The Compliance Dilemma of Failing Public Water Systems

The Compliance Dilemma of Failing Public Water Systems

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Encouraging Greater Compliance Requires a Change in the Status Quo

Reprinted from Journal AWWA, September 2016, Law & Water Opinion
Author:  Brent Fewell

In the March 2016 issue of Journal AWWA, I wrote “The Failure of Cooperative Federalism in Flint, Michigan,” a Law & Water column that reflected on the important role of the US Environmental Protection Agency (USEPA) and the states, as co-regulators, in implementing and enforcing our nation’s environmental laws. The fallout from Flint continues, as numerous state and local officials were criminally indicted in April and July 2016 by Michigan’s attorney general.

Criminal charges against government officials for fraud or misappropriation of funds are not that infrequent, but it is exceedingly rare to see criminal charges filed against environmental regulators and local officials in the context of environmental compliance and carrying out mandates of environmental programs. These criminal charges raise serious questions regarding the enforcement of the Clean Water Act and Safe Drinking Water Act and the liability of co-regulators and local officials in carrying out the legal requirements of these laws nationwide. Should government entities and officials be held to the same standards that apply to private companies and officers? If so, what resources and training are needed so communities and officials can minimize their liabilities?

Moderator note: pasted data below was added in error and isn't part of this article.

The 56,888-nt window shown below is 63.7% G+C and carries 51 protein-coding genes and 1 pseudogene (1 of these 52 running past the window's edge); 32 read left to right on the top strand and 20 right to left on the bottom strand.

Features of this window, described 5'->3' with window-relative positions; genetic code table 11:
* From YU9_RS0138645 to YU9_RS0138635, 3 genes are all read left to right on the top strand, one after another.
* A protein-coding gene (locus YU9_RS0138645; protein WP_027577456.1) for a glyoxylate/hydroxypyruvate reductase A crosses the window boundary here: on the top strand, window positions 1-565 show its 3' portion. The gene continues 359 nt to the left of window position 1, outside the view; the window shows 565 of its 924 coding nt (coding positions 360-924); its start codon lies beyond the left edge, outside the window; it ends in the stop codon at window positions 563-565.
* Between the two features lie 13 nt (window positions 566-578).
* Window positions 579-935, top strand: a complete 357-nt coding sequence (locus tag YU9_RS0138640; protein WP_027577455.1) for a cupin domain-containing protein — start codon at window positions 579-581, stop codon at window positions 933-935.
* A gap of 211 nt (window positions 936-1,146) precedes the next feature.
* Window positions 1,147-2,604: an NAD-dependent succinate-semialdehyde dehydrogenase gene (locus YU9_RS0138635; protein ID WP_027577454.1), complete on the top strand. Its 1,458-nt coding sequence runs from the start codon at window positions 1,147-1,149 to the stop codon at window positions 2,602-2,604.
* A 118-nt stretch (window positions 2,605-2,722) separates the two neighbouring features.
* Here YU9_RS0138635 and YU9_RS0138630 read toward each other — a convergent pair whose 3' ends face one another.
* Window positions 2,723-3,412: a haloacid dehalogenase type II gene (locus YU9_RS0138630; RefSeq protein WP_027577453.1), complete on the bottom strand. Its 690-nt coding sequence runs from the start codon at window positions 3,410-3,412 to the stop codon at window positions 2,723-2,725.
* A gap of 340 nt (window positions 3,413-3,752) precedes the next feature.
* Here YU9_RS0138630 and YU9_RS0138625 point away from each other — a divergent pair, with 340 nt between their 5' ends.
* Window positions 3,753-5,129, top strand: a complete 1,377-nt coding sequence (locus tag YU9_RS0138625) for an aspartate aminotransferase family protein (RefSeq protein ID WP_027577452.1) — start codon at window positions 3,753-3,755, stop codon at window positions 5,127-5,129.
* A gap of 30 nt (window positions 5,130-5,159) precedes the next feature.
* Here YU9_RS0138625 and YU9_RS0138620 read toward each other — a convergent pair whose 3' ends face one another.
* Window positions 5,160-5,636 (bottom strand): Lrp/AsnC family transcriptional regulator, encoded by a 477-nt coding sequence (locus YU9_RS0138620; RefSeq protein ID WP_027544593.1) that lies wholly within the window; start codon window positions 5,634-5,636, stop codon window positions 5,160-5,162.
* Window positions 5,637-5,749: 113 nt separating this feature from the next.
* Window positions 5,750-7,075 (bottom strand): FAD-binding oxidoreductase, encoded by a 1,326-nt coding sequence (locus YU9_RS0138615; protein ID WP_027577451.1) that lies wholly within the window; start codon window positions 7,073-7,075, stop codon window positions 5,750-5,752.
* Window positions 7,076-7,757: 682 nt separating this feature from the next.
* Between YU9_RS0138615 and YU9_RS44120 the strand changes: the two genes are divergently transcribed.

The liability of government entities and employees is complex, and liability often turns on case-specific facts. As a general matter, state and local officials are immune from liability when discharging their duties and acting within the scope of their employment, but immunity does not extend to reckless, wanton, or malicious acts. Most water systems in the United States (approximately 85%) are publicly owned and operated, so these legal developments in the aftermath of Flint are significant with respect to decisions involving public systems in particular.

What is most troubling about the case in Flint is the gray areas in the law that contributed to the disaster and the ensuing charges. Valid questions involving the proper implementation of USEPA’s Lead and Copper Rule were involved, as were other regulatory issues. Government has a duty to the public to make the rules of the road clear and enforceable, and to serve as the traffic cop when rules are broken. Notwithstanding, Flint represents a colossal failure of government and an example of what happens after years of community decline, as well as political and technical ineptitude and potentially social bias that can and often does influence a public works. Not only were the families of Flint victims of this failure, but decent, well-meaning civil servants may now be as well (see the sidebar on page 27). And in the end, will all of the decision-makers who were responsible for the failure truly be found out and justice served?